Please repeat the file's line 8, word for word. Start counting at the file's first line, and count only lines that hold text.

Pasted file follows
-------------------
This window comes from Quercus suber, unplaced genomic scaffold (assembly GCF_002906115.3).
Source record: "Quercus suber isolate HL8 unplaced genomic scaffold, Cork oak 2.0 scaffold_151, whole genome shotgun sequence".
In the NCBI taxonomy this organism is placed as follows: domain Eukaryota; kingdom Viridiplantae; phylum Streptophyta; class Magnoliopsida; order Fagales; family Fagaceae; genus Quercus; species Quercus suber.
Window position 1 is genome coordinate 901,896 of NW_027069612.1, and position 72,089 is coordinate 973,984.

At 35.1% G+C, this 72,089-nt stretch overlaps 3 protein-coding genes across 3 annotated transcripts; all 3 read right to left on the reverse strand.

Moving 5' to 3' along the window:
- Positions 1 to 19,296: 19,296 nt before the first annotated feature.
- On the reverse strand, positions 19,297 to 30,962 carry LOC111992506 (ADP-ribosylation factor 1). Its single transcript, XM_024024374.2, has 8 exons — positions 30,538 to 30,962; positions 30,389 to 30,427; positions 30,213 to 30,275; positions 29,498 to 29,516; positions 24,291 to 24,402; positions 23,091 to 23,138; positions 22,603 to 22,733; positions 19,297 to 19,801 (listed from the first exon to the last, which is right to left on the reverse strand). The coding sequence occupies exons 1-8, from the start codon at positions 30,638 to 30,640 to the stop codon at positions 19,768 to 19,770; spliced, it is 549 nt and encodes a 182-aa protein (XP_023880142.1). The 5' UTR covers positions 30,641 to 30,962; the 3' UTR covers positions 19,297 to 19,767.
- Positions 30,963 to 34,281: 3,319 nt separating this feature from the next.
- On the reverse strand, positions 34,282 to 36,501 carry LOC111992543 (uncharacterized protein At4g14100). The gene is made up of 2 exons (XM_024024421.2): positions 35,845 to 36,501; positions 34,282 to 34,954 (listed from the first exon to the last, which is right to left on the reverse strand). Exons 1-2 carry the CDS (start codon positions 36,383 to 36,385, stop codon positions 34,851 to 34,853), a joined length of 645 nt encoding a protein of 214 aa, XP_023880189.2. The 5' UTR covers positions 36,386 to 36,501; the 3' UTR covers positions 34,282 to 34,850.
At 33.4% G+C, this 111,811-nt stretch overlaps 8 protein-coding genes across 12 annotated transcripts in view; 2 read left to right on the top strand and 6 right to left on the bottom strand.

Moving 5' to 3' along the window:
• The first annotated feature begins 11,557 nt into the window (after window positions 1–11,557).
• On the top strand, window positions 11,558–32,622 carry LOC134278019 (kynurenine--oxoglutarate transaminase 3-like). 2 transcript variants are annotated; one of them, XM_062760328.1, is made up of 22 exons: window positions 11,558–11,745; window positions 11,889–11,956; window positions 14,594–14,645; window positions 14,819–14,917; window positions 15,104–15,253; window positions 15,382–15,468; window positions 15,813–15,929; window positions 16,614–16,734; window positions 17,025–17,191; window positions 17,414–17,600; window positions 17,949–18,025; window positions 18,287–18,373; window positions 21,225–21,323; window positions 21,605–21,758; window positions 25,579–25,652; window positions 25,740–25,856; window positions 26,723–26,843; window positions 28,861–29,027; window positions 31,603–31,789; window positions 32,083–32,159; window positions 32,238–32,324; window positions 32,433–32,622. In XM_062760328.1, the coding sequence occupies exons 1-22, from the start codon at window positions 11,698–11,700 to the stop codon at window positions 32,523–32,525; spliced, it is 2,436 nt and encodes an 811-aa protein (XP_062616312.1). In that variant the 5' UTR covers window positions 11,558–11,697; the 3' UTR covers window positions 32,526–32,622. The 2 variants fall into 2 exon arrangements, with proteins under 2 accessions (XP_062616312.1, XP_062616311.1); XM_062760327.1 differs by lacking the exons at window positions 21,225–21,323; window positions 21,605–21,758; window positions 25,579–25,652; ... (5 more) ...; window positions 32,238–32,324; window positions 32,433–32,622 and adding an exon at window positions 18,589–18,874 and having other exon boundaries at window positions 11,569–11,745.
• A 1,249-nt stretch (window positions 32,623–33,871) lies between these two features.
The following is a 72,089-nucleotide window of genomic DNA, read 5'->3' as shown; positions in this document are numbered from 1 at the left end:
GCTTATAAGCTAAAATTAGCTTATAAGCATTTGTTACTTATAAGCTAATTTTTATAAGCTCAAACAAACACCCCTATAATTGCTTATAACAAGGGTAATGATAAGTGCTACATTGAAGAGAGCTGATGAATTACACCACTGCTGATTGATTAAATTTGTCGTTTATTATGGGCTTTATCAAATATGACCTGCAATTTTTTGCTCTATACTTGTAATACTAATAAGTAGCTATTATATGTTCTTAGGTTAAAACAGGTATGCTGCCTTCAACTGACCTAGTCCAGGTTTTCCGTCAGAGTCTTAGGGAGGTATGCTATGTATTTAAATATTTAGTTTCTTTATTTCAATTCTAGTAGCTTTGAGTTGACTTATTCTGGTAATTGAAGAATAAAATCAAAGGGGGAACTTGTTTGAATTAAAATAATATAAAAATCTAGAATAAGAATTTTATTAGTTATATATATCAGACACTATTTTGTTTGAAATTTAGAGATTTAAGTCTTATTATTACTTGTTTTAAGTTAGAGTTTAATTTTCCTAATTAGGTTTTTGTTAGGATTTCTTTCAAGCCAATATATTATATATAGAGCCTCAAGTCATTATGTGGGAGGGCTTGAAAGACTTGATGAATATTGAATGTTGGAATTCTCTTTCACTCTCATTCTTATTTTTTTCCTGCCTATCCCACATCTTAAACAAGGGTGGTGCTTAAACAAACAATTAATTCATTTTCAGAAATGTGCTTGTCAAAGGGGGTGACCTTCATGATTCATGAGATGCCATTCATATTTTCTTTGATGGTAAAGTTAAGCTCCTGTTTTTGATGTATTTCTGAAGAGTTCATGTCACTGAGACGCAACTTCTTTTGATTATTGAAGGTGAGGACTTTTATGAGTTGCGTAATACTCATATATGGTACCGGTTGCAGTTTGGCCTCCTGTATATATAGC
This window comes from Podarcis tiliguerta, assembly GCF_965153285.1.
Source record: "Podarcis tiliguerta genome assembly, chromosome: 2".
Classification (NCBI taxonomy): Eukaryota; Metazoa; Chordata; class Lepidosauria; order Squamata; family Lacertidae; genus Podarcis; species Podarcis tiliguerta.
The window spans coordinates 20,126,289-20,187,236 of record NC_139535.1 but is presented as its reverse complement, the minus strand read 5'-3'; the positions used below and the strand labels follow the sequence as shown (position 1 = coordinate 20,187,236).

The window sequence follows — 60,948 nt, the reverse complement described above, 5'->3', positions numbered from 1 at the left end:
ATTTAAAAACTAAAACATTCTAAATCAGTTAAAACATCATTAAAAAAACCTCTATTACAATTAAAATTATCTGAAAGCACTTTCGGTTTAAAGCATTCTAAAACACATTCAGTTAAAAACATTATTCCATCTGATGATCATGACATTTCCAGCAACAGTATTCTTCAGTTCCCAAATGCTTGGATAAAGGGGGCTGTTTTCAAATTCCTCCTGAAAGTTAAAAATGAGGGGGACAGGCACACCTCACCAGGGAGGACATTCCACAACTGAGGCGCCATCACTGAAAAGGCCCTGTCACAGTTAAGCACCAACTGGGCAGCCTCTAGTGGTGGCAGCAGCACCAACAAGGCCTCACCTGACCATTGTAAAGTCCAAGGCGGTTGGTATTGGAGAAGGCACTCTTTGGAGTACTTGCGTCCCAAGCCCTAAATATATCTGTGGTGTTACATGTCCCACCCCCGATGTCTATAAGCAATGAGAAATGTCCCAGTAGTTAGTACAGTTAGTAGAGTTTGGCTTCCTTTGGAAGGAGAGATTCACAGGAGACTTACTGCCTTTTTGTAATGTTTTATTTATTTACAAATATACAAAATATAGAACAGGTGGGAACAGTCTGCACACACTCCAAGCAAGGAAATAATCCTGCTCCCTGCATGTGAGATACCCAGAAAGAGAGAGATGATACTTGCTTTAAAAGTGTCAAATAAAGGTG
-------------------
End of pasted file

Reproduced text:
- On the reverse strand, positions 19,297 to 30,962 carry LOC111992506 (ADP-ribosylation factor 1). Its single transcript, XM_024024374.2, has 8 exons — positions 30,538 to 30,962; positions 30,389 to 30,427; positions 30,213 to 30,275; positions 29,498 to 29,516; positions 24,291 to 24,402; positions 23,091 to 23,138; positions 22,603 to 22,733; positions 19,297 to 19,801 (listed from the first exon to the last, which is right to left on the reverse strand). The coding sequence occupies exons 1-8, from the start codon at positions 30,638 to 30,640 to the stop codon at positions 19,768 to 19,770; spliced, it is 549 nt and encodes a 182-aa protein (XP_023880142.1). The 5' UTR covers positions 30,641 to 30,962; the 3' UTR covers positions 19,297 to 19,767.